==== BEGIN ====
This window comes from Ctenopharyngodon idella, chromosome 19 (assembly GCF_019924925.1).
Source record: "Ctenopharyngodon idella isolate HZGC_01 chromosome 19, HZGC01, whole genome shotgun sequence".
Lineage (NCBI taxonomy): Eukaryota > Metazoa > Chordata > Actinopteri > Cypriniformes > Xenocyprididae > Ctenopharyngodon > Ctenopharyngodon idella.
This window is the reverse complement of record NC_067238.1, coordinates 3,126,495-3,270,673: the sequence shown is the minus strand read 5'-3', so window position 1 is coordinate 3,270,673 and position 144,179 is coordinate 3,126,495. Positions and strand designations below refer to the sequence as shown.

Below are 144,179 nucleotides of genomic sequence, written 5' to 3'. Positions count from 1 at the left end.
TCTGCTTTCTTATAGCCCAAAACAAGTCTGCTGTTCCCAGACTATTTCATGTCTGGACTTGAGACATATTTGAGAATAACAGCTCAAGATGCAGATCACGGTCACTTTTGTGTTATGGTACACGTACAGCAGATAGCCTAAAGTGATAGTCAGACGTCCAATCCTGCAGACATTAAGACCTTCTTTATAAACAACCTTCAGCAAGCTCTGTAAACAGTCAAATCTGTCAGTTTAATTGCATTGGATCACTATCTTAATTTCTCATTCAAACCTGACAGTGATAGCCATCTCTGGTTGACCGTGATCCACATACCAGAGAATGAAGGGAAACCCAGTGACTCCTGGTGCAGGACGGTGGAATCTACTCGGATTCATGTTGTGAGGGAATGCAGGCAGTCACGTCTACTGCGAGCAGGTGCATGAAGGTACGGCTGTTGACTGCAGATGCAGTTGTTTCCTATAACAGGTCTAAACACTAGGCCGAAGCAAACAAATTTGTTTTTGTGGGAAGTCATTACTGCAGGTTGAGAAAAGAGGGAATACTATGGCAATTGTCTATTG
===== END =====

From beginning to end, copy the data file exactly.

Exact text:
This window comes from Ctenopharyngodon idella, chromosome 19 (assembly GCF_019924925.1).
Source record: "Ctenopharyngodon idella isolate HZGC_01 chromosome 19, HZGC01, whole genome shotgun sequence".
Lineage (NCBI taxonomy): Eukaryota > Metazoa > Chordata > Actinopteri > Cypriniformes > Xenocyprididae > Ctenopharyngodon > Ctenopharyngodon idella.
This window is the reverse complement of record NC_067238.1, coordinates 3,126,495-3,270,673: the sequence shown is the minus strand read 5'-3', so window position 1 is coordinate 3,270,673 and position 144,179 is coordinate 3,126,495. Positions and strand designations below refer to the sequence as shown.

Below are 144,179 nucleotides of genomic sequence, written 5' to 3'. Positions count from 1 at the left end.
TCTGCTTTCTTATAGCCCAAAACAAGTCTGCTGTTCCCAGACTATTTCATGTCTGGACTTGAGACATATTTGAGAATAACAGCTCAAGATGCAGATCACGGTCACTTTTGTGTTATGGTACACGTACAGCAGATAGCCTAAAGTGATAGTCAGACGTCCAATCCTGCAGACATTAAGACCTTCTTTATAAACAACCTTCAGCAAGCTCTGTAAACAGTCAAATCTGTCAGTTTAATTGCATTGGATCACTATCTTAATTTCTCATTCAAACCTGACAGTGATAGCCATCTCTGGTTGACCGTGATCCACATACCAGAGAATGAAGGGAAACCCAGTGACTCCTGGTGCAGGACGGTGGAATCTACTCGGATTCATGTTGTGAGGGAATGCAGGCAGTCACGTCTACTGCGAGCAGGTGCATGAAGGTACGGCTGTTGACTGCAGATGCAGTTGTTTCCTATAACAGGTCTAAACACTAGGCCGAAGCAAACAAATTTGTTTTTGTGGGAAGTCATTACTGCAGGTTGAGAAAAGAGGGAATACTATGGCAATTGTCTATTG